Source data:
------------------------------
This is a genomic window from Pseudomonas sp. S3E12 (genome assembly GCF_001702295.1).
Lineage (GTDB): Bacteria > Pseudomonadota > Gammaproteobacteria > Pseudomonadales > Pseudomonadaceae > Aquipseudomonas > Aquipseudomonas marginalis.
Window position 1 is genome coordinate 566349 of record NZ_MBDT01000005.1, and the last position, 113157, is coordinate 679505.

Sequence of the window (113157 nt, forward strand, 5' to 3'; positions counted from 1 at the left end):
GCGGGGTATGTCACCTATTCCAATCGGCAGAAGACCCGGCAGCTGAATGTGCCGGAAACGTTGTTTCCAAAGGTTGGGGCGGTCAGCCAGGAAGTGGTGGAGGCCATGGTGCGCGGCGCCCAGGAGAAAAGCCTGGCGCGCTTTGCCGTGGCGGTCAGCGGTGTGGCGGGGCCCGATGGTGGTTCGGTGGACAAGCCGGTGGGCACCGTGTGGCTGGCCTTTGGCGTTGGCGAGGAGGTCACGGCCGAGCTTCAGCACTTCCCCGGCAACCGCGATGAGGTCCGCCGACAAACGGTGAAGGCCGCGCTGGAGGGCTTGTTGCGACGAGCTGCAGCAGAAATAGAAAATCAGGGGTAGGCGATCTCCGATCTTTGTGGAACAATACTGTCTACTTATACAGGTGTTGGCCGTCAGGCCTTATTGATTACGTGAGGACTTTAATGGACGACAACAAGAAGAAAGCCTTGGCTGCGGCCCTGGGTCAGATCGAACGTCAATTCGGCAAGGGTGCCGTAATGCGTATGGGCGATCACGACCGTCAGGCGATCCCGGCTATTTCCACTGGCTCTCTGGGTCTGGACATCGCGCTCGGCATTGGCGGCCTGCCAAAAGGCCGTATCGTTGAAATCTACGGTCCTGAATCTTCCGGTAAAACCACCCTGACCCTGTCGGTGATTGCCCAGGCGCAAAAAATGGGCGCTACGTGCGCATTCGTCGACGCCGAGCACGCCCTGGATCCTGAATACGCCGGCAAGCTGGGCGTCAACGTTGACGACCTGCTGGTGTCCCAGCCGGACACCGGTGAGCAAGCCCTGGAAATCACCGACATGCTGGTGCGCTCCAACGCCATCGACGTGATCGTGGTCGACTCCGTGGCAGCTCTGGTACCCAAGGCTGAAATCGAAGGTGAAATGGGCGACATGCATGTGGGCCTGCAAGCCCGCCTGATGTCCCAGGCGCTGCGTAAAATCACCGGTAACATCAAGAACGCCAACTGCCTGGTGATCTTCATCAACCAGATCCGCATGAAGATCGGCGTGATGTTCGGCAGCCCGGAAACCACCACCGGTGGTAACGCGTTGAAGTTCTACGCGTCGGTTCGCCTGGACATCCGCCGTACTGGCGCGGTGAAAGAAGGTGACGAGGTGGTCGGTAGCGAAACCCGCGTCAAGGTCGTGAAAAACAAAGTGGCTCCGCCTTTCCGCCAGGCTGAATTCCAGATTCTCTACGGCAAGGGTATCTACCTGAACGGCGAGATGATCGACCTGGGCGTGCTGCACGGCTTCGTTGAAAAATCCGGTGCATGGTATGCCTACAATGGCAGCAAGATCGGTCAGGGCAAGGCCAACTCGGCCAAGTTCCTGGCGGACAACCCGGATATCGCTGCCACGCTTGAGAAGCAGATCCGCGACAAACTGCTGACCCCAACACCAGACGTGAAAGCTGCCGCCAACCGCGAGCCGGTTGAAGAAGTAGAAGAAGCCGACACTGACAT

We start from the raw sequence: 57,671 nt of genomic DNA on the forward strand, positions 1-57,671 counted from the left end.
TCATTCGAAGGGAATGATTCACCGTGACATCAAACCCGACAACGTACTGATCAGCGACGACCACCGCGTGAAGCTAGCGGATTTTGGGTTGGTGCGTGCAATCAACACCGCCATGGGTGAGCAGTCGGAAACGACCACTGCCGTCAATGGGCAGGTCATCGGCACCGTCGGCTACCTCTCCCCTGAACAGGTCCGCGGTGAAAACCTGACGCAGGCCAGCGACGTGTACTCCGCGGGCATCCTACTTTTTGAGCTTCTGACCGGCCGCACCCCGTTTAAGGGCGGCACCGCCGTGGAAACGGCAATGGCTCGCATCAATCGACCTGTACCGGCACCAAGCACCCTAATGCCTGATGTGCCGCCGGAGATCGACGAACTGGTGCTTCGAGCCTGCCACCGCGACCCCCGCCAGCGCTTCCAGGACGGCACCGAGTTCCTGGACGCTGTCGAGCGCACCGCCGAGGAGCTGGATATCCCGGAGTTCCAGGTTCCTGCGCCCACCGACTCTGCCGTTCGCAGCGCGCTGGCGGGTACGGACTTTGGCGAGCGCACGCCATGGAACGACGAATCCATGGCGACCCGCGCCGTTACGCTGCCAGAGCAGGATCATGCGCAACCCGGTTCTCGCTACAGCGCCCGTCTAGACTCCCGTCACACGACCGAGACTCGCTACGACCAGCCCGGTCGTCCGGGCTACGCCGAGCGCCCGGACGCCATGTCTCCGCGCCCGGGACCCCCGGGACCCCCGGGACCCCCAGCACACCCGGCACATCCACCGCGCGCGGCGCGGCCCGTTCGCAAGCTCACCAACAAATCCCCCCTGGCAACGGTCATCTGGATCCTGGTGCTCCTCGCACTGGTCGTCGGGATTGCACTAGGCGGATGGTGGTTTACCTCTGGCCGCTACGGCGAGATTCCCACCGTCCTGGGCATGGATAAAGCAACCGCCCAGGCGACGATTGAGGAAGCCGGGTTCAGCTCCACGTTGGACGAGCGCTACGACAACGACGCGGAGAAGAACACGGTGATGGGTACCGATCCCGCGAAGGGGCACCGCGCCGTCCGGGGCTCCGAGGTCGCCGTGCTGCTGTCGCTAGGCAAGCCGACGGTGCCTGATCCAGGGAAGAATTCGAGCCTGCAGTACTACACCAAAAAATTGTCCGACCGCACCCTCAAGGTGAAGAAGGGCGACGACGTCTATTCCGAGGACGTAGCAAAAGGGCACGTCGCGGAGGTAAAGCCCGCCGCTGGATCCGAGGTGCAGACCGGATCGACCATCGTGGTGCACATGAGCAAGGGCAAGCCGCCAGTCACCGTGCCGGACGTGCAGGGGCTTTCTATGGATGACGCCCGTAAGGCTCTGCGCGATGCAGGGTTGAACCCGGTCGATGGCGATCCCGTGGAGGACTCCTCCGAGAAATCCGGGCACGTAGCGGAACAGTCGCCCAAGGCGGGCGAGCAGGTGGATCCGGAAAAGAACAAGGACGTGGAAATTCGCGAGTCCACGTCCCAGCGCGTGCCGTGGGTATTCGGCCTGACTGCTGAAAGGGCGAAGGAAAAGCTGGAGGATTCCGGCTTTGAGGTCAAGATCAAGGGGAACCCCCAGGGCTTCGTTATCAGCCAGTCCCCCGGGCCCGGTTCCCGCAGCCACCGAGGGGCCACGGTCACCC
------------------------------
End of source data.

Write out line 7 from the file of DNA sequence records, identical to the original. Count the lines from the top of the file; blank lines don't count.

TCATTCGAAGGGAATGATTCACCGTGACATCAAACCCGACAACGTACTGATCAGCGACGACCACCGCGTGAAGCTAGCGGATTTTGGGTTGGTGCGTGCAATCAACACCGCCATGGGTGAGCAGTCGGAAACGACCACTGCCGTCAATGGGCAGGTCATCGGCACCGTCGGCTACCTCTCCCCTGAACAGGTCCGCGGTGAAAACCTGACGCAGGCCAGCGACGTGTACTCCGCGGGCATCCTACTTTTTGAGCTTCTGACCGGCCGCACCCCGTTTAAGGGCGGCACCGCCGTGGAAACGGCAATGGCTCGCATCAATCGACCTGTACCGGCACCAAGCACCCTAATGCCTGATGTGCCGCCGGAGATCGACGAACTGGTGCTTCGAGCCTGCCACCGCGACCCCCGCCAGCGCTTCCAGGACGGCACCGAGTTCCTGGACGCTGTCGAGCGCACCGCCGAGGAGCTGGATATCCCGGAGTTCCAGGTTCCTGCGCCCACCGACTCTGCCGTTCGCAGCGCGCTGGCGGGTACGGACTTTGGCGAGCGCACGCCATGGAACGACGAATCCATGGCGACCCGCGCCGTTACGCTGCCAGAGCAGGATCATGCGCAACCCGGTTCTCGCTACAGCGCCCGTCTAGACTCCCGTCACACGACCGAGACTCGCTACGACCAGCCCGGTCGTCCGGGCTACGCCGAGCGCCCGGACGCCATGTCTCCGCGCCCGGGACCCCCGGGACCCCCGGGACCCCCAGCACACCCGGCACATCCACCGCGCGCGGCGCGGCCCGTTCGCAAGCTCACCAACAAATCCCCCCTGGCAACGGTCATCTGGATCCTGGTGCTCCTCGCACTGGTCGTCGGGATTGCACTAGGCGGATGGTGGTTTACCTCTGGCCGCTACGGCGAGATTCCCACCGTCCTGGGCATGGATAAAGCAACCGCCCAGGCGACGATTGAGGAAGCCGGGTTCAGCTCCACGTTGGACGAGCGCTACGACAACGACGCGGAGAAGAACACGGTGATGGGTACCGATCCCGCGAAGGGGCACCGCGCCGTCCGGGGCTCCGAGGTCGCCGTGCTGCTGTCGCTAGGCAAGCCGACGGTGCCTGATCCAGGGAAGAATTCGAGCCTGCAGTACTACACCAAAAAATTGTCCGACCGCACCCTCAAGGTGAAGAAGGGCGACGACGTCTATTCCGAGGACGTAGCAAAAGGGCACGTCGCGGAGGTAAAGCCCGCCGCTGGATCCGAGGTGCAGACCGGATCGACCATCGTGGTGCACATGAGCAAGGGCAAGCCGCCAGTCACCGTGCCGGACGTGCAGGGGCTTTCTATGGATGACGCCCGTAAGGCTCTGCGCGATGCAGGGTTGAACCCGGTCGATGGCGATCCCGTGGAGGACTCCTCCGAGAAATCCGGGCACGTAGCGGAACAGTCGCCCAAGGCGGGCGAGCAGGTGGATCCGGAAAAGAACAAGGACGTGGAAATTCGCGAGTCCACGTCCCAGCGCGTGCCGTGGGTATTCGGCCTGACTGCTGAAAGGGCGAAGGAAAAGCTGGAGGATTCCGGCTTTGAGGTCAAGATCAAGGGGAACCCCCAGGGCTTCGTTATCAGCCAGTCCCCCGGGCCCGGTTCCCGCAGCCACCGAGGGGCCACGGTCACCC